Apr 25, 2024

How Was the Passover a Sign of the Covenant?

3 Min Read

Of all the Old Testament images that foreshadow Jesus, the Passover lamb was perhaps the clearest in foreshadowing Jesus’ saving work at Calvary. According to God’s own appointment, God promised to remove His judgment from His people when He saw the substitutionary blood of a spotless lamb painted on the doorposts of the Israelites’ homes in Egypt. The Passover was a sign of God’s covenant with His people in the Old Testament, indicating the way in which He would one day satisfy His wrath through the sacrifice of Christ.

After sin entered the world, Scripture immediately tells us that Abel gave an animal sacrifice to offer acceptable worship to the Lord (Gen. 4:4). The infinitely holy God only accepts as righteous those who come to Him by faith in the promised Redeemer, who would Himself be the atoning sacrifice for sin (Heb. 11:4). The blood of the substitutionary sacrifice is an essential element of Christian doctrine and practice. As the writer of Hebrews explains, “Without the shedding of blood there is no forgiveness of sins” (Heb. 9:22). The blood of the God-appointed sacrifice typified the substitution of one party for another in the execution of God’s judgment. If “the wages of sin is death,” then only a substitutionary death can deliver a sinner from the righteous judgment of God (Rom. 6:23). This principle was signified clearly in the details surrounding the institution of the Passover lamb. Like its bloody counterpart, circumcision, the Passover lamb was an old covenant sacrament—a sign and seal of God’s gracious dealing with His people through atonement.

The Passover served as a sign of God’s covenant promise of redemption in Christ. The Lord gave instructions about the Passover at the time of the exodus that pointed to various aspects of the redemption that He would provide in Christ (Ex. 12; 1 Cor. 5:7). The Passover was instituted at the time of the tenth plague, the death of the firstborn. The Lord had graciously distinguished between Israel and Egypt with the first nine plagues. However, there was no distinction in this tenth and most terrible plague. If the Israelites did not follow the Lord’s instructions regarding the Passover, they would be subject to the same judgment as the Egyptians. This indicated that Israel, no less than Egypt, deserved God’s wrath and judgment because of their sin.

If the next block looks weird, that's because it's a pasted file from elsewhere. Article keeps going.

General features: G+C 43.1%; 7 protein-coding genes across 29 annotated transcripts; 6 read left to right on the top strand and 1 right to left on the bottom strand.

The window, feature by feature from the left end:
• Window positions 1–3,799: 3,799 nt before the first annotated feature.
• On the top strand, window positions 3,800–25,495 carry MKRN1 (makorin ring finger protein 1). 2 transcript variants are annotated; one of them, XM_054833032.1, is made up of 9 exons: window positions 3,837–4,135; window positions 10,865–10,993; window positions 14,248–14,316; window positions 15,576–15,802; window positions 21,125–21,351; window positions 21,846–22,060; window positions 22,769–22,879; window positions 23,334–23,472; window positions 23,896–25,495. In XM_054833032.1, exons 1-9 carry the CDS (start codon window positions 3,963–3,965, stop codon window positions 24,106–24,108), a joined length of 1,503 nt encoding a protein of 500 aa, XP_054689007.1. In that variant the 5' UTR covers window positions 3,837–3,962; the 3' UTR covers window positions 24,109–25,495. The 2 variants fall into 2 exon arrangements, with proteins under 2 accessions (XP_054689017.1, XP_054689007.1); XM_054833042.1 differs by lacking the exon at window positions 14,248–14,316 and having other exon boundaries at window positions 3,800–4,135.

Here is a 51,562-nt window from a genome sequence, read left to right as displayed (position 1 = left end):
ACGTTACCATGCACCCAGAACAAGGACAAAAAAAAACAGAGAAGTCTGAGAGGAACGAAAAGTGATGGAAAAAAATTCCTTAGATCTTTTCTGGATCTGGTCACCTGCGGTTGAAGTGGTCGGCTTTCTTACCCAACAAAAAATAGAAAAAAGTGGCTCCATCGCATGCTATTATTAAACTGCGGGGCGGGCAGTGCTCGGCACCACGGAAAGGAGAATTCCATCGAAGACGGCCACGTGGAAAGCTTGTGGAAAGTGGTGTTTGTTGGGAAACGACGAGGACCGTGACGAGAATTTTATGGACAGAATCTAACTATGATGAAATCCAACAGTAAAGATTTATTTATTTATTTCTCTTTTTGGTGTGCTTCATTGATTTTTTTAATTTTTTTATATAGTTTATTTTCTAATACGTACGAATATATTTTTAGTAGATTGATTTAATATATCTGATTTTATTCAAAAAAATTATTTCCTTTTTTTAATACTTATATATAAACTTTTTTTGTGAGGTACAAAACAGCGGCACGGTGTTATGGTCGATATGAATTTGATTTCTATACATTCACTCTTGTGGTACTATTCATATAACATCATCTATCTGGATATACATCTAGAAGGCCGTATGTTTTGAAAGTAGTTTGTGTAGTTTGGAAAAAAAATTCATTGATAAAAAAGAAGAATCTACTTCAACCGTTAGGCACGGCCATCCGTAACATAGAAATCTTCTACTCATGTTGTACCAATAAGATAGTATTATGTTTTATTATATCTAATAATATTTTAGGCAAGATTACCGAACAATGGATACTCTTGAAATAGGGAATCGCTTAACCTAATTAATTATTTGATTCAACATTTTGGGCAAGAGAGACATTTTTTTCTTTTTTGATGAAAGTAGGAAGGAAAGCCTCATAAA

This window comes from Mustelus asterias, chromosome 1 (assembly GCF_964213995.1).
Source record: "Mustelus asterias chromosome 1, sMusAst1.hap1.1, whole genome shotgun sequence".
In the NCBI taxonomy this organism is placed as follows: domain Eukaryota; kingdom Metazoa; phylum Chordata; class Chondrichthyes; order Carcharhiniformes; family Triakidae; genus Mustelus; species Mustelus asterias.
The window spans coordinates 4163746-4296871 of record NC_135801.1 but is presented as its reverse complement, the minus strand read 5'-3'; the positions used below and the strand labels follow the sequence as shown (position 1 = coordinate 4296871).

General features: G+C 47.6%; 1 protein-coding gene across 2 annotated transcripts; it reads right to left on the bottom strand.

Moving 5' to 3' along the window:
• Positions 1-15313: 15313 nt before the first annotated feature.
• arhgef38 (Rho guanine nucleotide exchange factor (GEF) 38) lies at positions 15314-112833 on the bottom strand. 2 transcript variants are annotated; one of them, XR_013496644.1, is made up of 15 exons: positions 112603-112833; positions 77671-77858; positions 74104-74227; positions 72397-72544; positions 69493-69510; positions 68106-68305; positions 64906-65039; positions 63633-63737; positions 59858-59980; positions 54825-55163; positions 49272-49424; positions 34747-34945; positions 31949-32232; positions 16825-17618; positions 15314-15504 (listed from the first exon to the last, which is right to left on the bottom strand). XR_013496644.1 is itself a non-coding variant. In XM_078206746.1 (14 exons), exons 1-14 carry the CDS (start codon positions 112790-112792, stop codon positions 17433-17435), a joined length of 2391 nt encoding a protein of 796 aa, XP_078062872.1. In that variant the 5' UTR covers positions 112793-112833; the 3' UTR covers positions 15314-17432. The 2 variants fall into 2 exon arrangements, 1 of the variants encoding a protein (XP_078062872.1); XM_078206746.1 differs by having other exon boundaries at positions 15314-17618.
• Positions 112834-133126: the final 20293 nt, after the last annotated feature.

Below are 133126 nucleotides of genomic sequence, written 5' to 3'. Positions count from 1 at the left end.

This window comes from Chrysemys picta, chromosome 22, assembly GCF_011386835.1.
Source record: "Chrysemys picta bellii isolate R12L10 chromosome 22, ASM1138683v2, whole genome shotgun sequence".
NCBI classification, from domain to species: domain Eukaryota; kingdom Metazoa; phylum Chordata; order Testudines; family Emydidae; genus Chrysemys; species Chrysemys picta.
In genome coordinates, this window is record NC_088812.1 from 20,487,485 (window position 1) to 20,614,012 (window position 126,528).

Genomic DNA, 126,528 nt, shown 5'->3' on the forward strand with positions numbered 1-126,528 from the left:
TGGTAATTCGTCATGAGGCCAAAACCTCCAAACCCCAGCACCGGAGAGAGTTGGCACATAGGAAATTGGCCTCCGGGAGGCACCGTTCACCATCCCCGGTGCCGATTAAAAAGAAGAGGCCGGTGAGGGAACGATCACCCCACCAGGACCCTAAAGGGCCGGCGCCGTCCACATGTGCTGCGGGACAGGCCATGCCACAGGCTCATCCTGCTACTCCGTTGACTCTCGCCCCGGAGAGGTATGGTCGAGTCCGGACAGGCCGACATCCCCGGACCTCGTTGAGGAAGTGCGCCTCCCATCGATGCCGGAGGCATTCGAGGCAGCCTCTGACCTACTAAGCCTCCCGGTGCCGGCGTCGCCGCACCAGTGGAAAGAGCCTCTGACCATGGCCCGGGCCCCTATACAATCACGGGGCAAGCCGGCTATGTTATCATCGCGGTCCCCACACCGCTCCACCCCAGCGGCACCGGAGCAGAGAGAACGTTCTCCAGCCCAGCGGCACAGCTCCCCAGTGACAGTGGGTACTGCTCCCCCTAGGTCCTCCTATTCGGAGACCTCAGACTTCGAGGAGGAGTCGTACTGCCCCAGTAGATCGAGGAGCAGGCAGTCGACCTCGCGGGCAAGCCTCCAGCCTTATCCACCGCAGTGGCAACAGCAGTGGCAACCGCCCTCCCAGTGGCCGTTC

The Passover lamb was an old covenant sacrament—a sign and seal of God’s gracious dealing with His people through atonement.

When He instituted the Passover, the Lord gave His covenant people highly specific instructions about the Passover lamb (Ex. 12:1–28). They were to recalibrate their calendars to the first day of the new year at the institution of the Passover (v. 2). Each household was to have a lamb (v. 3). The people were to share the lamb with their neighbors if there was too much for one household (v. 4). The lamb was to be free of any imperfection (v. 5). They were to put the blood of the lamb on the doorposts of the house (v. 7). The people of God were to roast the lamb in herbs over fire before partaking of it (vv. 8–9). They were to eat the lamb in haste, dressed and ready to depart on their spiritual pilgrimage as soon as the Lord told them to depart. Not one of the bones of the Passover lamb was to be broken (v. 46).

These specific details in the instructions concerning the Passover typified various aspects of the saving work of Christ:

  • Jesus is the Passover Lamb who brings about the true exodus (Luke 9:31; 1 Cor. 5:7).
  • By His sacrifice, Jesus brings about the new creation—a spiritual new creation—raising His people from spiritual death to spiritual life (2 Cor. 5:17; Eph. 2:5).
  • Every home needs the substitutionary sacrifice of Christ for God to deliver those belonging to it from the judgment of God (Acts 16:31).
  • Believers are called to share the good news of Christ with others (1 Peter 3:15). We must feed on Him by faith (John 6:53–58).
  • Jesus is the sinless sacrifice, the “lamb without blemish and spot,” who offers Himself to God (1 Peter 1:19).
  • Jesus was consumed by God’s wrath as the sacrificial Lamb (Isa. 53:4–7; Rom. 5:8–9).
  • Sinners are to waste no time in trusting in Christ; rather, we are to follow Him as pilgrims through the wilderness of this world (Luke 12:35–47; 1 Peter 1:13).
  • God did not allow any of Christ’s bones to be broken on the cross (John 19:36).

In these and many other ways, the unfolding of the history of redemption reveals how the Passover was a sign of God’s gracious covenant, in which He would provide the greater exodus from sin, Satan, and death by the sacrificial death of Christ. Believers confidently confess that “Christ, our Passover lamb, has been sacrificed” (1 Cor. 5:7).